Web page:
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Old 24-04-2012, 20:27   #24
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Re: Farallones Survivor's Full Account

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Originally Posted by Jim Cate View Post
It is impossible to know the outcome of having been tethered in such a case... sheer conjecture.
And yet... the one guy who remained in the boat was one of the three who survived, so it seems reasonable to theorize that had they all been tethered in, and none lost in the first wave, they might have all rode her to safety on the rocks.
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Old 24-04-2012, 20:43   #25
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Re: Farallones Survivor's Full Account

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If you read the following this might explain the issues with any kind of PFD or Life Jacket that is not fitted correctly or has leg straps.

There are other lessons that can and should be learned from the incident. My auto-inflate suspenders inflated as designed. However, my manual override cord was tucked away and unreachable - a practice amongst sailors who are worried about an accidental opening. A PFD with a crotch strap would have been far better. It would have held the device down and freed up my hands to climb out of the water or swim. My built-in PFD harness was also too loose and I was concerned about it slipping off. A rash guard would have been a worthwhile layer for warmth. All flotation devices attached to the back of the boat were ripped off by the first large wave. And it’s important to consider the advantages and disadvantages of each PFD and make sure it matches the conditions. Safety lessons shouldn’t have to be learned the hard way.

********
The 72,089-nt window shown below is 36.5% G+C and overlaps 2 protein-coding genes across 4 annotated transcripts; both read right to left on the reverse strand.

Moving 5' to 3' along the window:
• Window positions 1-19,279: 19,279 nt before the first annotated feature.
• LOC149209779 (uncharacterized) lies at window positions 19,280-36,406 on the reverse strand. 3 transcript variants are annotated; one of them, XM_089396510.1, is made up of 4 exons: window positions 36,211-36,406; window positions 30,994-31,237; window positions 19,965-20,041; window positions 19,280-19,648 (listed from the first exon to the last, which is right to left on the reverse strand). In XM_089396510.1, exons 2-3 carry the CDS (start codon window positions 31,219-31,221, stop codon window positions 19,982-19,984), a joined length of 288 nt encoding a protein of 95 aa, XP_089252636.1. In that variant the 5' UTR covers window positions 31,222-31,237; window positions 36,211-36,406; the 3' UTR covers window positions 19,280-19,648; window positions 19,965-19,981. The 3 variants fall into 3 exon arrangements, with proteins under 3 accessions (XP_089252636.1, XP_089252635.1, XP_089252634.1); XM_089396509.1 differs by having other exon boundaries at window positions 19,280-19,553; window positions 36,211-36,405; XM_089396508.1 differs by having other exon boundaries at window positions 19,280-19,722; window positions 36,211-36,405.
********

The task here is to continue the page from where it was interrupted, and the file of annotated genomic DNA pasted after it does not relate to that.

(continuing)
When in the water a poor fitting life vest is liable to ride up and prevent you being able to use your arms much. In some photo's that I have seen of race boats it appears that many crew members are not even wearing any kind of PFD. In fact last weekend my wife crewed on a boat and was told by a skipper not to wear her self inflating PFD because they are dangerous. She of course refused and ended up being the only one of five who wore any kind of floatation device. I my boat I will not leave the dock without any crew agreeing to wear a PFD. Crazy, but true. How many kayakers do you see out with the PFD strapped to the deck?
I guess we will have to wait for some type of offical report to hopefully find out what kind of life jacket each crew member was wearing or not wearing. In Chongs case just having one on saved his life. Ill fitting as it was. It would be sad (but a lesson to be learned) if the others had decided to not wear a PFD's. I too always have my PFD on whenever my boat leaves the mooring even in relatively calm conditions. I can't imagine them not wearing one in an ocean race. But, from your statement it seems it is a personal choice with some racers.
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Old 24-04-2012, 21:55   #26
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Re: Farallones Survivor's Full Account

In a re read of Chongs account he states that "everyone" was wearing life jackets. So only two of the seven who were washed overboard were saved even though all were wearing life jackets. That's pretty bad odds.
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Old 24-04-2012, 22:36   #27
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Re: Farallones Survivor's Full Account

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And yet... the one guy who remained in the boat was one of the three who survived, so it seems reasonable to theorize that had they all been tethered in, and none lost in the first wave, they might have all rode her to safety on the rocks.
G'Day Sarafina,